Four basic ingredients and two minutes currently stand in between you (and me) and a homemade spa treatment! Oh, and this blogpost…I’ll keep the chit-chat to a minimum.
Early in my teaching career I discovered a necessary job perk: spa day! I loved the kids and my chosen career path, but as anyone in the world of teaching knows, being a classroom teacher is hard work! My typical day started around 6am (in the classroom, not waking up) with meetings, planning, and cutting papers. I would finally return home late in the evening, around 6:30pm, with a large bag of papers and a computer full of emails. I loved watching my classroom kiddos flourish each year and become confident learners, but the additional job responsibilities were exhausting. Kuddos to all my teacher friends.
Due to the high-stress nature of the job, I adopted a yearly “spa day.” I chose one day each school year to take off and spend time relaxing at a popular spa in our area. This was my “sanity day.” The one day each year I would leave behind the stress of a rigorous schedule and early mornings for lavender scented linens and cucumber-mint water.
One of my favorite treatments was a green tea exfoliating facial session. The 30 minute experience always left my skin soft and rejuvenated–something a tired teacher was in desperate need of.
It’s been five years since my last “sanity day.” The good news is the spa experience didn’t end with my last year of teaching. Now that I have two little kids at home, I’ve learned to recreate mini spa sessions during my daily five minute sanity break (AKA: shower time). My DIY spa alternatives cost just pennies and only require basic household ingredients to make. A spa experience that saves money? I think so!
Because the exfoliator was my favorite treatment, let’s start our pampering time with this super simple four ingredient homemade version. First, before we get to the exfoliating and super smooth skin that follows, let’s take a look at the ingredients:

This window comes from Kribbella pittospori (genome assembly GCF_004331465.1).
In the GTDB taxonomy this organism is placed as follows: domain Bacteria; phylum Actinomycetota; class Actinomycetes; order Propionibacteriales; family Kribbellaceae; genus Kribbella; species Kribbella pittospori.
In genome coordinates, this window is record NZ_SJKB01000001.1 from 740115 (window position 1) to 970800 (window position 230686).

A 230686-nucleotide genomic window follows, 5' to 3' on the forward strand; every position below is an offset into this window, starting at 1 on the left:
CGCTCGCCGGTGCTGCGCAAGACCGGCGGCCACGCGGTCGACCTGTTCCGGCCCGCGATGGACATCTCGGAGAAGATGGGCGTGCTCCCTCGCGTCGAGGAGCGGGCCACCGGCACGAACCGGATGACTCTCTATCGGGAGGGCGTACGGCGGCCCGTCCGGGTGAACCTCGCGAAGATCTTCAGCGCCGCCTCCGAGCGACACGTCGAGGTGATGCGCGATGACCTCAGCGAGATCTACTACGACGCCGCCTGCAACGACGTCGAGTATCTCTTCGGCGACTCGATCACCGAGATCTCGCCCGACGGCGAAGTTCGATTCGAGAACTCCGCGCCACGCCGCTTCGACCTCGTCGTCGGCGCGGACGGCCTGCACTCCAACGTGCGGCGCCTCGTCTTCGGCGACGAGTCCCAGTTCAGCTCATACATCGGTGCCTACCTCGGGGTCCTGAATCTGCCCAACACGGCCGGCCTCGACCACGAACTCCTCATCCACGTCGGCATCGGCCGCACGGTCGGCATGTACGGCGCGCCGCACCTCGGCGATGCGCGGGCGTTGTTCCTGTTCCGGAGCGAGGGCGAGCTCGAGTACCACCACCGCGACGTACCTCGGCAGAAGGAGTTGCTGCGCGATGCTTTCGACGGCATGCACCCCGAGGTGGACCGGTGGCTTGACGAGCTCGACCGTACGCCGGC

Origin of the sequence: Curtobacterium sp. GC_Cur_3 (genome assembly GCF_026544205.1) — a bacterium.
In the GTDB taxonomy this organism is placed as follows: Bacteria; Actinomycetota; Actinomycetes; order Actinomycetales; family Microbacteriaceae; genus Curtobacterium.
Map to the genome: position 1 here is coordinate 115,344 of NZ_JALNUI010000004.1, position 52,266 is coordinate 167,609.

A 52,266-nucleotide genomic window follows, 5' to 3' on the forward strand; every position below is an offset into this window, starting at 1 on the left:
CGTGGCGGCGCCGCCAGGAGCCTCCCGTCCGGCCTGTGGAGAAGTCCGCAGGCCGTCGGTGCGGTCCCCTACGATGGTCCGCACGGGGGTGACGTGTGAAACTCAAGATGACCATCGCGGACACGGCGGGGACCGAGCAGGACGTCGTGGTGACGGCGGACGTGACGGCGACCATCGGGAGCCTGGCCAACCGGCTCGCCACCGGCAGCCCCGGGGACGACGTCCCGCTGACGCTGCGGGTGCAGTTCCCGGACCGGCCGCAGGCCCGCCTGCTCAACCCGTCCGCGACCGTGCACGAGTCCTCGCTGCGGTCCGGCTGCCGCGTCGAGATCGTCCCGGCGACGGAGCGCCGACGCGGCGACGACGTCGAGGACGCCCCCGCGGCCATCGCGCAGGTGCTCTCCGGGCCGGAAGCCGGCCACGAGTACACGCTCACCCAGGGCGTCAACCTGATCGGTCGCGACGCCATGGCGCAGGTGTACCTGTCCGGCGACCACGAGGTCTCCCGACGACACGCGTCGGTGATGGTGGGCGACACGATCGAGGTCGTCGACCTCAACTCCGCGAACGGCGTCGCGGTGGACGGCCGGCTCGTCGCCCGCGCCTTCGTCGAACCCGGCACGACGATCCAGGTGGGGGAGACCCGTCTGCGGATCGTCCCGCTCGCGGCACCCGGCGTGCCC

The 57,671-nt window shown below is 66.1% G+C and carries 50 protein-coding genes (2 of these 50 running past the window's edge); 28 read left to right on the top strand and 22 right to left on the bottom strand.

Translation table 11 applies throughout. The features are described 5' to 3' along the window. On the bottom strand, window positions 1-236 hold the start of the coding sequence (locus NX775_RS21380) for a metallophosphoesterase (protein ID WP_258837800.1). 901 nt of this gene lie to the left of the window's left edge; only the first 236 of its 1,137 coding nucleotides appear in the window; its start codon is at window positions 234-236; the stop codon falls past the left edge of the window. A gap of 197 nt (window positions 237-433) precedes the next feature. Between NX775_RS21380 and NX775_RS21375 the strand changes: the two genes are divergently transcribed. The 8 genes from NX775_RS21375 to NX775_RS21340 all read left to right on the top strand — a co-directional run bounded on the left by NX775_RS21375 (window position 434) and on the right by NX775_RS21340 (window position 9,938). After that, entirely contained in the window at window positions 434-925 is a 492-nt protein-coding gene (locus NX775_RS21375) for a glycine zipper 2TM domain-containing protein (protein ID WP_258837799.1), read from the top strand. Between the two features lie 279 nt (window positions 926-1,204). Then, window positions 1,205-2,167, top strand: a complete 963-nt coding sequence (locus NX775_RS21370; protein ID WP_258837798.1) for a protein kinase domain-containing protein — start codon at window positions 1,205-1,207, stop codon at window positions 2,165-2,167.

Green Tea: This simple ingredient can be found just about anywhere these days, from grocery stores to coffee shops. Green tea contains antioxidant properties that may help to reactivate cells and fight against damaged skin. There are many ways to use green tea in a skincare regime (and many companies now include this ingredient in high-end beauty products). In this recipe, the green tea leaves are added directly to the scrub to exfoliate the skin and get rid of unwanted pollutants.
Sugar: Good ol’ sugar is a humectant which may help the skin retain moisture. Sugar also contains glycolic acid which may help encourage cell turnover and fresh-looking skin. Not all sugar is created equal when it comes to homemade skincare. I highly recommend using a softer sugar (such as: organic white or brown sugar) for homemade exfoliating scrubs. The abrasive nature of more natural sugars (sucanat, coconut sugar, raw sugar) may leave the skin irritated and red.
Olive Oil: Yep, the same ingredient used to make homemade salad dressing may also be used on the skin. Olive oil contains three important antioxidants which may help keep the skin from aging prematurely. Oil is also known to help cleanse the skin by drawing out unwanted oils (read more about cleansing with oil).
Raw Honey: Honey (particularly honey that hasn’t been pasteurized) is a powerhouse of nutrients for the skin. It’s loaded with antioxidants and natural enzymes to help cleanse and nourish. Honey may also fight against acne thanks to the antibacterial properties.
Bottom line: This homemade exfoliator is good stuff!
Who knew a spa experience could be so simple? Four ingredients. Two minutes.
Homemade Green Tea Exfoliator
In a medium-size bowl, combine all the ingredients. Store the exfoliator in an air-tight container in a cool, dark place (the linen closet or medicine cabinet).
Note: This recipe makes enough exfoliating scrub to cover the entire body and face 2-3 times. Due to the abrasive (exlfoliator) nature of the sugar, I recommend using this scrub every 1-2 weeks, especially if you have sensitive skin. Make sure water isn’t introduced into the mixture in between uses (hello mold growth and bacteria). Use a spoon to scoop the mixture from the jar. To make a small batch, simply reduce this recipe by half.
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